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If there are no accepting paths or only one accepting path, it outputs zero. And If there are more than one accepting paths it outputs Yes. I am looking for a natural problem that requires this.

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    $\begingroup$ Yes, here is NP-complete problem: Double SAT={$\phi$| formula $\phi$ has two satisfying assignments } $\endgroup$ – Mohammad Al-Turkistany Jan 29 '11 at 22:29
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    $\begingroup$ Are you looking for a problem where each instance has at least two solutions (in particular every instance has a solution) and finding any one solution is hard? Or are you looking for a problem where each instance has either zero or at least two solutions and deciding which is the case is hard? $\endgroup$ – Tsuyoshi Ito Jan 29 '11 at 23:17
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    $\begingroup$ By the way, this is trivial (almost tautological), but SAT is in NP∖UP unless UP≠NP. Therefore, I do not think that the two sentences in your question are asking the same thing. $\endgroup$ – Tsuyoshi Ito Jan 29 '11 at 23:19
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    $\begingroup$ If $UP = NP$, then $NP \setminus UP \neq \emptyset$? I don't know what $UP$ is, but: what? Or is this a simple typo on his mission of confusion? @turkistany: if this answers the question it is not a good one since it is a trivial task to define problems like this, for appropriate choices of "natural". $\endgroup$ – Raphael Jan 30 '11 at 0:13
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    $\begingroup$ “unless UP≠NP” in my previous comment should read either “unless UP=NP” or “if UP≠NP.” Thanks to Raphael for pointing it out. @Raphael: See UP in the Complexity Zoo for a brief explanation of UP. $\endgroup$ – Tsuyoshi Ito Jan 30 '11 at 0:40
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In a cubic graph, the number of Hamiltonian cycles containing a given edge is even. Therefore, if a cubic graph has any Hamiltonian cycles, it has at least two. (The same has been conjectured to be true for $k$-regular graphs with $k \ge 4$ as well; I don't know the status of that conjecture.) So deciding whether a cubic graph contains a Hamiltonian cycle (which is still NP-hard) seems to meet the criteria.

However, showing that this (or any other) problem is not in UP seems difficult, since you would have to show that the multiplicity of solutions can't be eliminated by some clever non-parsimonious reduction. It's not enough to show that the obvious NP machine that solves the problem has multiple accepting paths.

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    $\begingroup$ @mjqxxxx: As for the Second Hamiltonian Cycle Conjecture, it has been verified when $k > 22$ by Haxell, Seamone and Verstraete. See this page for a brief survey. $\endgroup$ – Hsien-Chih Chang 張顯之 Jan 30 '11 at 5:46
  • $\begingroup$ An easy observation related to the difficulty of proving UP≠NP: since P⊆UP⊆NP, showing UP≠NP also proves P≠NP. $\endgroup$ – Tsuyoshi Ito Jan 30 '11 at 7:35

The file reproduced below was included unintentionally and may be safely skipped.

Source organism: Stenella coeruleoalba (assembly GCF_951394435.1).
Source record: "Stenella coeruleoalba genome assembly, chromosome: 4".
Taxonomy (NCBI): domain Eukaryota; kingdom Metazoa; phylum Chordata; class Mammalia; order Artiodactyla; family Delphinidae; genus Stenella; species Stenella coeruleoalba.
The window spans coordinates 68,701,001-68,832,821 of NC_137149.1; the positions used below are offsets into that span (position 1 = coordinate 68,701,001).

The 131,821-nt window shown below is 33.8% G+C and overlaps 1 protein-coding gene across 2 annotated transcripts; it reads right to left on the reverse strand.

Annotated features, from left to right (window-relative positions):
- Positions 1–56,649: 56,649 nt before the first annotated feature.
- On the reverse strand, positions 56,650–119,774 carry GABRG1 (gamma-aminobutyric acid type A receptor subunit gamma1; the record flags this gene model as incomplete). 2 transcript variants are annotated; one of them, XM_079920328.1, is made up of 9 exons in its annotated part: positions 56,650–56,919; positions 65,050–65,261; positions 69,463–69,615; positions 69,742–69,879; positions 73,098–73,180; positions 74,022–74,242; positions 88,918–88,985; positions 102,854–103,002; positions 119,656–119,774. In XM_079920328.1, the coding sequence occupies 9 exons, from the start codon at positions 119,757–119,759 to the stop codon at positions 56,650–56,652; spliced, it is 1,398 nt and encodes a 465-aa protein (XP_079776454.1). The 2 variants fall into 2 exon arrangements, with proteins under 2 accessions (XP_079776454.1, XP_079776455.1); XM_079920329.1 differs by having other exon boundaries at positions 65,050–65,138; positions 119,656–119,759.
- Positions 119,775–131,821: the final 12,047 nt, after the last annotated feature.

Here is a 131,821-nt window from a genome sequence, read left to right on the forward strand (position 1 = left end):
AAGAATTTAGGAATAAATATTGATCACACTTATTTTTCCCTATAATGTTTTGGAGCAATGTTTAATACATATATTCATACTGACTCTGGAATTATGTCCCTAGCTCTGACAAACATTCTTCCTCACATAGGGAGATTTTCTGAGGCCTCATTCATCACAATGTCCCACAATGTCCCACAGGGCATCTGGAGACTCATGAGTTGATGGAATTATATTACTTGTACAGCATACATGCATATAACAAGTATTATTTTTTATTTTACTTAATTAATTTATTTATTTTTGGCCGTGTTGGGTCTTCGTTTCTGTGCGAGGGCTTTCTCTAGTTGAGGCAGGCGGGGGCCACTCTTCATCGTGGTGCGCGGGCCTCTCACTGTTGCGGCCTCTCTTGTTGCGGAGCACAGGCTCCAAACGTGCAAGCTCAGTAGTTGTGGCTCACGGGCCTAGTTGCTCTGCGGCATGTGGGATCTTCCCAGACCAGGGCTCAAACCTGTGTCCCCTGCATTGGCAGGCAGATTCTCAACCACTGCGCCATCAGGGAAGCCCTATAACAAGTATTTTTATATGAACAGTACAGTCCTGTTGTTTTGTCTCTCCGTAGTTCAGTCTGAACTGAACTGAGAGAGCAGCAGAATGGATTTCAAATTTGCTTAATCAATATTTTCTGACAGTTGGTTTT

• $\begingroup$ @Geekster: (1) UP is a subclass of NP. Therefore, there is no class that includes NP but not UP. (2) Separating NP from UP is obviously at least as difficult as separating NP from P, but I cannot see the reason why “UP vs NP is as difficult as proving P vs NP problem via V.V. theorem” (assuming V.V. stands for Valiant-Vazirani). $\endgroup$ – Tsuyoshi Ito Jan 30 '11 at 21:10
  • $\begingroup$ @Tsuyoshi: Are you sure about what you said on (1)? I do not think that is true. I think we are talking about totally different things. $\endgroup$ – Tayfun Pay Feb 1 '11 at 0:03
  • $\begingroup$ @Geekster: “Are you sure about what you said on (1)?” Yes, I am sure that what I wrote in (1) is true. See Complexity Zoo for what I mean by NP and UP. “I do not think that is true. I think we are talking about totally different things.” What are you talking about, then? $\endgroup$ – Tsuyoshi Ito Feb 1 '11 at 19:43
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I am also not sure if this is what you are looking for, but along the lines of mjqxxxx's answer, NAE-SAT always has an even number of solutions because the complement of any satisfying assignment is also satisfying.

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Consider the NP-complete problem, for $k>2$, of $k$-coloring a graph: Either the graph is not $k$ colorable, or it has at least $k!$ distinct $k$-colorings, simply due to permutation symmetry of the $k$ colors.

For $k=2$, the problem matches your specifications: 0 or 1 accepting paths (the latter of which will never occur) will not convince the verifier, while 2 solutions (or multiples thereof) will.

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  • $\begingroup$ I am not sure if this is what you mean but do you mean the fact that when k=2 and we have a solution, we can just exchange the colors and have another solution? I do not see a difference between those two solutions.. $\endgroup$ – Tayfun Pay Feb 11 '11 at 13:31
  • $\begingroup$ Sure, the two solutions are isomorphic, but not identical. $\endgroup$ – Martin Schwarz Feb 11 '11 at 18:14

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